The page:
Study Finds That "Gendered" Toys Can Keep Girls From Careers in STEM
Dec 12, 2016
A recent study by the Institution of Engineering and Technology (IET) has revealed that "toys with a science, technology, engineering and math (STEM) focus were three times as likely to be targeted at boys than girls."
According to The Guardian, the IET's current focus is on significantly increasing the number of girls and women who pursue careers in STEM fields, in which a very low percentage currently work or study.
"Societal stereotypes driving these gendered listings could be having a knock-on effect for the next generation of engineers, especially girls, impacting their future career choices," the IET told The Guardian.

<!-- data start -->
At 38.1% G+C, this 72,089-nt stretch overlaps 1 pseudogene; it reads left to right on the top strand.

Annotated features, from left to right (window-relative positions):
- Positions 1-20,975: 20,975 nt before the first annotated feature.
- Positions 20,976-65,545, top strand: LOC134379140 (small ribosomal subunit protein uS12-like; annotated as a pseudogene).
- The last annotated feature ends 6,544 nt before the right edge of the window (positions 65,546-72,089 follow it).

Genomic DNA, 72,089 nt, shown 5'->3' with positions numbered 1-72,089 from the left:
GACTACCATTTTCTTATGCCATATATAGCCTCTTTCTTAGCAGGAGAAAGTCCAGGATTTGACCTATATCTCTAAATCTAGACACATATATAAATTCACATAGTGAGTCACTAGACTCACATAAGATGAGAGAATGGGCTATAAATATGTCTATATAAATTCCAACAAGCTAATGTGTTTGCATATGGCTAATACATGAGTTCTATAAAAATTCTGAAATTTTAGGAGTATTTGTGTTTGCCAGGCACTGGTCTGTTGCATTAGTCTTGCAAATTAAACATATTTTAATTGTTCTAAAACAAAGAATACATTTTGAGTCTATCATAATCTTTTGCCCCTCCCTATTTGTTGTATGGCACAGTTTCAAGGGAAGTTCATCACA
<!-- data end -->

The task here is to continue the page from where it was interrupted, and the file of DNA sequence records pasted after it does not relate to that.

The analysis determined that 31 percent of STEM-related toys were listed on-sites and in-stores for boys, while only 11 percent were listed for girls. Toy manufacturers associated with the IET are looking to create and market toys that will help "translate [female interest in STEM] into a higher number of women entering the industry."
While the study notes that despite the progress that's been made, the toy industry and the way toys are marketed have quite a ways to go before they can entirely eliminate biases — particularly gender ones.
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